The Sistine of the Balkans

The Church of the Nativity in Veliko Tarnovo in Bulgaria, was built in the 15th century and repainted in the 17th century. It is also called the Sistine Chapel of the Balkans due to its many frescoes.

The icon screen.

The Pantocrator.

The Pantocrator.

All the doors would be low in order to make sure the Muslims would not ride their horses in the church as they did in Constantinople.

The church has a two hall configuration.

In 1538, the sultan approved the construction of a church only on the condition that is be low and not look like a church to demonstrate the superiority of Islam.

The church is dedicated to the Nativity so notice how the Pantocrator looks like a child: Emmanuel.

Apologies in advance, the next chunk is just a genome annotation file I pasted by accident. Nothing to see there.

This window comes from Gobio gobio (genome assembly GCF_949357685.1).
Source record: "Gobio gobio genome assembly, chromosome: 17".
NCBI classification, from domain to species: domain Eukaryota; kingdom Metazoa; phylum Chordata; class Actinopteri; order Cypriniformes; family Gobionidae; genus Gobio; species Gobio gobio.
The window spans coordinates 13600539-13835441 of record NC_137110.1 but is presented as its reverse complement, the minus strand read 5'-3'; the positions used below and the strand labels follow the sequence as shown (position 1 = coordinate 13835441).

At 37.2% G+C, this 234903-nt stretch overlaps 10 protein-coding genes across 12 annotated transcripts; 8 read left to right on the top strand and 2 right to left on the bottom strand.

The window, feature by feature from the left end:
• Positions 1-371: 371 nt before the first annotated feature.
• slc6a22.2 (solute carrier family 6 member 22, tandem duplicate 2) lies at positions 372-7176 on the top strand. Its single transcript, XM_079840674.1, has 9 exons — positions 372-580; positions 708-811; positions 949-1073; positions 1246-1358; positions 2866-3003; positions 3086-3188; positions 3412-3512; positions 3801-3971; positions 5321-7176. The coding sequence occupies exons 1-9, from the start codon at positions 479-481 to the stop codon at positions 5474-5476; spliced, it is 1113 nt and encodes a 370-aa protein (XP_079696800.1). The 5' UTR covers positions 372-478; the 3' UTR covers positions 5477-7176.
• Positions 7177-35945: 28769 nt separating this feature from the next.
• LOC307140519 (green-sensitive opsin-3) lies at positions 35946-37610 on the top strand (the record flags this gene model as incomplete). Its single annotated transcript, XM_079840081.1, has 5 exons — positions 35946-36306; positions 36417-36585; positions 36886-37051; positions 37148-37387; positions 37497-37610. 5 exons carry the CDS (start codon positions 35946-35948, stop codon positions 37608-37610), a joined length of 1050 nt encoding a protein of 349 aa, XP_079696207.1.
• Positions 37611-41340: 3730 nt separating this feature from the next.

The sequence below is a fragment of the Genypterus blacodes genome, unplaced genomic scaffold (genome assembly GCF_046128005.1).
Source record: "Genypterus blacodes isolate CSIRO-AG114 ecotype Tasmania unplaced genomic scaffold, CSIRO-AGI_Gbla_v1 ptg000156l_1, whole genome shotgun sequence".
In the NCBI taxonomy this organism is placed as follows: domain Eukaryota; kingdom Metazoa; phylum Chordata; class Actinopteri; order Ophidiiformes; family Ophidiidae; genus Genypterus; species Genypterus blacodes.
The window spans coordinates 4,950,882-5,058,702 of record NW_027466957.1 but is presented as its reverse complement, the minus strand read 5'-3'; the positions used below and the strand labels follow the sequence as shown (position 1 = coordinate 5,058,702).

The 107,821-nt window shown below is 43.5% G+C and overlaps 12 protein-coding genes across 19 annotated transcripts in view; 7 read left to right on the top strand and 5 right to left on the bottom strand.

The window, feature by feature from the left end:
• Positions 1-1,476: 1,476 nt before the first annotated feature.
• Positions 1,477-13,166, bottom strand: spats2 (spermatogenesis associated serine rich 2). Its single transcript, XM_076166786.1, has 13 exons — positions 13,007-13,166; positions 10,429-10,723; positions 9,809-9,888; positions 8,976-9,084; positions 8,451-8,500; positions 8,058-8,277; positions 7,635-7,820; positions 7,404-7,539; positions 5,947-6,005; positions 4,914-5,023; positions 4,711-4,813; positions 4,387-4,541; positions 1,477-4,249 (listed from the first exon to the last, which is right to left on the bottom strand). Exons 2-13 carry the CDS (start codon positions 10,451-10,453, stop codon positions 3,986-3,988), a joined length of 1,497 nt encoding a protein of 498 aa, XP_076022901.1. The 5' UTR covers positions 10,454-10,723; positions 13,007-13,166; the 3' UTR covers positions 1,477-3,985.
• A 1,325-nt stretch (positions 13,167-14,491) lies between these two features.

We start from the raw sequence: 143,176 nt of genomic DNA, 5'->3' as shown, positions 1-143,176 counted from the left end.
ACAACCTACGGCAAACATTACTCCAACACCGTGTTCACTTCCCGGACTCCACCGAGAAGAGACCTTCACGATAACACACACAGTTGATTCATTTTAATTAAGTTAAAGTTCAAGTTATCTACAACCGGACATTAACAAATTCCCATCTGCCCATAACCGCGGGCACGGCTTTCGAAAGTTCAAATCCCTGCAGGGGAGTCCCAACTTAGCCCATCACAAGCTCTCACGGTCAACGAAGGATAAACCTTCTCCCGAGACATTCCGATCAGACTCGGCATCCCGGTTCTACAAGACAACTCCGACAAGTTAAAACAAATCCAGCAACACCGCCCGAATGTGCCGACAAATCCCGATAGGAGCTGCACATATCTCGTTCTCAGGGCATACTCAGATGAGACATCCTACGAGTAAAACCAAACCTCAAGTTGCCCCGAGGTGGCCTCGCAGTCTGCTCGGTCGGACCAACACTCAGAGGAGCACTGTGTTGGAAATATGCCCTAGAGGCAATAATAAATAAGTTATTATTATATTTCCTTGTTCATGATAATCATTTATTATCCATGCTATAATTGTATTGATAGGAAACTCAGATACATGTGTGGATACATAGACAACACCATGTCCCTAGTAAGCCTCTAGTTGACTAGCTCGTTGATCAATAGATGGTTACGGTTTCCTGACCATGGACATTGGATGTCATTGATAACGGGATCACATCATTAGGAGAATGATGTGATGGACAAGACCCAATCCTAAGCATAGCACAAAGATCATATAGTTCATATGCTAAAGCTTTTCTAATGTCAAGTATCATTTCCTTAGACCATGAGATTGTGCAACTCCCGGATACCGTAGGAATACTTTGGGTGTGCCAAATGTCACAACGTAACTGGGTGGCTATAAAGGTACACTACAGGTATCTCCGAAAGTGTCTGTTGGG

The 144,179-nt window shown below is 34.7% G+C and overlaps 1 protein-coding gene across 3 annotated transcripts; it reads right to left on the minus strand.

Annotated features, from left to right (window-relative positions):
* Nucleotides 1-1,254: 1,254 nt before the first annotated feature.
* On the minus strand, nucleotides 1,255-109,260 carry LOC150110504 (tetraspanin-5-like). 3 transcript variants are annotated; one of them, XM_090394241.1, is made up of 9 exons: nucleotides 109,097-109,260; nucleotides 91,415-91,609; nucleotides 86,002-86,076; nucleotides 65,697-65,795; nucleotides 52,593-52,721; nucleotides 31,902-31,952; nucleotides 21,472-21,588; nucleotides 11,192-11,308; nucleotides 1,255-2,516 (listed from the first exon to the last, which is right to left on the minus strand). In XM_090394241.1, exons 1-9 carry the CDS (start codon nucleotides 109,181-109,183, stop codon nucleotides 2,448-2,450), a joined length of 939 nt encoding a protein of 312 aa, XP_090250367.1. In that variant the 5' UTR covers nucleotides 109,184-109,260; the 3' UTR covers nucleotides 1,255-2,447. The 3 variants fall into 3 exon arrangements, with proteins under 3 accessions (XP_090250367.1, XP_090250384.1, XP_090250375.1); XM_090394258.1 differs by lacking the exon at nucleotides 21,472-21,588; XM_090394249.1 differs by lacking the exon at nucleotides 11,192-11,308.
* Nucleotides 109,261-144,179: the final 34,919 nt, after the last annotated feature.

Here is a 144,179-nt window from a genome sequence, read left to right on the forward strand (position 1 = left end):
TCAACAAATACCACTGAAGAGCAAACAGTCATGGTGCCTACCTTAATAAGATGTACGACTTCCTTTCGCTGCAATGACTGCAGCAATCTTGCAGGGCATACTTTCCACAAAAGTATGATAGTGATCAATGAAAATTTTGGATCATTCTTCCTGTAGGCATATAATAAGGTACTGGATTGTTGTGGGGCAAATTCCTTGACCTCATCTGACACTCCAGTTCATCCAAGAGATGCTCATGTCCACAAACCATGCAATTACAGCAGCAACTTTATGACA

The Dormition, on the west wall.

The Virgin Mother in the apse dominates the nave.

The Annunciation.

When you approach the church, it does not appear to be a church at all. It has a low roof and looks like a barn. This is a 17th century church that blends into the agricultural landscape and for a reason.


This is the church of the Assumption that was established in 1600 however the current church was built in 1830, hence it does not look like a church on the outside.

While the exterior does not look like a church, the interior does!

The church houses the three-handed miraculous icon of the Holy Mother however pictures are not allowed.

What a blessing that I witnessed the baptism of Victoria! And after the sacrament she came forward to venerate the icons. This was so moving.

Followed by a celebration to which I was invited.